Should it be? I don't know. When you move into town, it's always a good idea to lend a hand to the neighbors. That's good hunting land we just walled off! We want them to feel it was worth the exchange!

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But to do it on the $1800 that I paid for my sons trip, is manipulative, abusive. and deceptive. I believe that this Day of Service thing was just another way to take the participants out of circulation for a day. National knew that it could not handle the volume or throughput on most of the big advertised activities, so they just came up with a mechanism to remove a significant number of participant from the mix.

 

To me the whole concept of this Day of Service at the Jambo is questionable. Scouts, all Scouts know what service is about. The Den, the Pact, the Troop, or even the Crew sends out a message that our activity for the day will be 'some service project'. You choose to go along or you choose to stay home. That's your choice. But either way, you haven't been asked to shell out thousands of dollars for the privilege of participating in the that service project without ever having the chance to decline. And the justification for declining would simply be, "my parents sent me here to participate in the Jamboree, not to build picnic tables".

 

Don't get me wrong, I'm thrilled that the kids were able to help save the schools equipment and material. To me this is an issue of principle.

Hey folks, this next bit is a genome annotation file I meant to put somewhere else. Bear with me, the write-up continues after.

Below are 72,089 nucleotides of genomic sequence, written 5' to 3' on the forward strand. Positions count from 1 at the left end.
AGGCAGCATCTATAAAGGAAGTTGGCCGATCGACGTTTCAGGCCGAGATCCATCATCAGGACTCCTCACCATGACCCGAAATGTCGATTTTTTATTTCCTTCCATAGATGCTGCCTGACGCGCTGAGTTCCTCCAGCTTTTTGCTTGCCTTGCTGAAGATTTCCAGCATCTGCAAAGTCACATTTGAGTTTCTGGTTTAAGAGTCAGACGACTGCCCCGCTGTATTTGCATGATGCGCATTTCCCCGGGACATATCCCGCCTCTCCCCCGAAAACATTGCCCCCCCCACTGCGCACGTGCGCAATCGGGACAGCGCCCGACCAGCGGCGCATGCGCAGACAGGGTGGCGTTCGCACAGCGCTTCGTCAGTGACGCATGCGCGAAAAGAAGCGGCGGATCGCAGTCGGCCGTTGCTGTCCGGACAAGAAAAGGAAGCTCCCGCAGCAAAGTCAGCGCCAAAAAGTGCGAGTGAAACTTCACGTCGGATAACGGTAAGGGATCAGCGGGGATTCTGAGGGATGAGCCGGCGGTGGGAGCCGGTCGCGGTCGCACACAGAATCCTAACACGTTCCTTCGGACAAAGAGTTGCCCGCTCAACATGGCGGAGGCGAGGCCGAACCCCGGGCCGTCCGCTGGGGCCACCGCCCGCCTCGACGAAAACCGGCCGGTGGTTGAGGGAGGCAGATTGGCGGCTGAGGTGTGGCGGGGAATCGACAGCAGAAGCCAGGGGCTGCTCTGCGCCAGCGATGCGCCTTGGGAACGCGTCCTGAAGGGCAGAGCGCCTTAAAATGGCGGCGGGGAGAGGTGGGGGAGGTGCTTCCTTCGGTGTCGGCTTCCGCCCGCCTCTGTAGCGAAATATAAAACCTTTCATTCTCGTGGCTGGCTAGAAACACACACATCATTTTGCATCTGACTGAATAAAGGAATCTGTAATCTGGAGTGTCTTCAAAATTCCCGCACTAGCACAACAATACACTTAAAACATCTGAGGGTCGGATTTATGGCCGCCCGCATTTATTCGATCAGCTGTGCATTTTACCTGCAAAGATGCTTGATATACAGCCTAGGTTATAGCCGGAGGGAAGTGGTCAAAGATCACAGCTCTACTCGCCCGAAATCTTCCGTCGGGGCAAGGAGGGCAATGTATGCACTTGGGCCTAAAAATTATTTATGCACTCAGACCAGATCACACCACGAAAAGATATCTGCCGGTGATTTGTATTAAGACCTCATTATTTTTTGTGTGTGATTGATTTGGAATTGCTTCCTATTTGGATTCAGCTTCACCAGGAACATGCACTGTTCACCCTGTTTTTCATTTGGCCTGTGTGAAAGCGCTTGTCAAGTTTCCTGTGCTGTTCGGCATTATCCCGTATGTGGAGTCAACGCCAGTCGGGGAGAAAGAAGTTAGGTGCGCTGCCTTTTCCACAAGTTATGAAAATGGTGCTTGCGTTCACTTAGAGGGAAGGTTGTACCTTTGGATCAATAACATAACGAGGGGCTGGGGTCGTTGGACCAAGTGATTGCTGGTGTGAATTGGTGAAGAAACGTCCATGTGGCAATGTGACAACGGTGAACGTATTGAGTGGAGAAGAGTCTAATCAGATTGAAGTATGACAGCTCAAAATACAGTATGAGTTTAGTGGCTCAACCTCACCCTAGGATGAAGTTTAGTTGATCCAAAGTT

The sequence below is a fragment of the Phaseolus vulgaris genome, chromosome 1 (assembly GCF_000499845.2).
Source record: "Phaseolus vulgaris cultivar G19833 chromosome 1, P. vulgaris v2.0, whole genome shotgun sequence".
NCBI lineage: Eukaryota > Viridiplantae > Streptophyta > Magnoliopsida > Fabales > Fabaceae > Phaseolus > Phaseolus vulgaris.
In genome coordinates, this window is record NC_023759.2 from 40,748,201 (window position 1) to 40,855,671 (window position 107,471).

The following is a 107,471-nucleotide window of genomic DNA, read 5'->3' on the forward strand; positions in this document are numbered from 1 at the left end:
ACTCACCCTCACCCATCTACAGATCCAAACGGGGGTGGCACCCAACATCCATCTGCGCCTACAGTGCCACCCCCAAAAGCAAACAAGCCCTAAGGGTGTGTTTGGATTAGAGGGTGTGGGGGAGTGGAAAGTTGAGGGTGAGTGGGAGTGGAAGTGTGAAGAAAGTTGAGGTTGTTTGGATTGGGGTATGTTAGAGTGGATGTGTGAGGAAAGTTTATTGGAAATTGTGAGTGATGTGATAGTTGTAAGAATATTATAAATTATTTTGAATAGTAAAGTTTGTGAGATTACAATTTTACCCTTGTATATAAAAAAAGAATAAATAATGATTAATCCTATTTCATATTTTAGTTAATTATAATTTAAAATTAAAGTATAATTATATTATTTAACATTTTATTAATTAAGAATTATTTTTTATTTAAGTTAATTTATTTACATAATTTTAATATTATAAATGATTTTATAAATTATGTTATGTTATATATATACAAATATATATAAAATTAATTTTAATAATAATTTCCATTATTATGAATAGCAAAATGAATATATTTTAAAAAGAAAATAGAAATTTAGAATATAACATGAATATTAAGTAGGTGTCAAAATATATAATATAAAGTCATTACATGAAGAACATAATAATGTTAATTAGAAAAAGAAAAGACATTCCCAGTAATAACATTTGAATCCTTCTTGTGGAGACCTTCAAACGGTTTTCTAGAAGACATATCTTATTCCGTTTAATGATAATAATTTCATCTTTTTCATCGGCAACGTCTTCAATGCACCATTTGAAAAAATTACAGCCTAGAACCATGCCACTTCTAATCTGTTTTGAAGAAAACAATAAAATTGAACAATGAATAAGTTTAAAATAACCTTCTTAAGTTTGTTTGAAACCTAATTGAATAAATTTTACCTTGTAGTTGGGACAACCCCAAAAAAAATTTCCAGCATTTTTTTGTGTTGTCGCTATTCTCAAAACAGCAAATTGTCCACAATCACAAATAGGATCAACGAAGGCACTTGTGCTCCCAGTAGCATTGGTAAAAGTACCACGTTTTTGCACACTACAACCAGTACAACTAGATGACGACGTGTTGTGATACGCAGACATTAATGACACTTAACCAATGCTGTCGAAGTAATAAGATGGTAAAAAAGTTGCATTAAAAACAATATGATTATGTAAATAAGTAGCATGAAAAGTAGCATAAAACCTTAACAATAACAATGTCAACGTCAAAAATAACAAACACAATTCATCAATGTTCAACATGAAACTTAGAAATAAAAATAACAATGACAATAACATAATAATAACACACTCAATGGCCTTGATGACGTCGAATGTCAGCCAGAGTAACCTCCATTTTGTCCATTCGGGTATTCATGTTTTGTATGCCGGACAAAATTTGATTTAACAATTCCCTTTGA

My wife said the same thing about doing it on the money we paid to send him there. I explained that our other scout did a service project at summer camp and that our Troop performs service projects every year at camp. The more I thought about it - the more I'm inclined to agree with both of you...

 

My guy is home now - I just have to wait 2 hours to leave work and go home to see him and hear the stories. I went in 1985 as a scout and I'm glad he got this opportunity warts and all.

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From a principled standpoint, I see nothing wrong with Scouts taking time to include some aspect of community service during their time at jamboree. I have more of an issue with parents who have the mindset that they've paid a lot of money to send their kid to jamboree and it dang-well better be amazing. (And this is coming from a guy who has paid a total of six jamboree fees over the years.) This is what's driving the Jambo Disney trend -- Bigger! Higher! More Expensive! My experience is the kids are pretty content to trade patches, explore with their buddies, hang out with new Scout friends or pick up a couple odd merit badges not available at home. Which is why I thought the initial plan for the Summit program (which was eventually scrapped) to ban patch trading and the MB Midway was so stupid).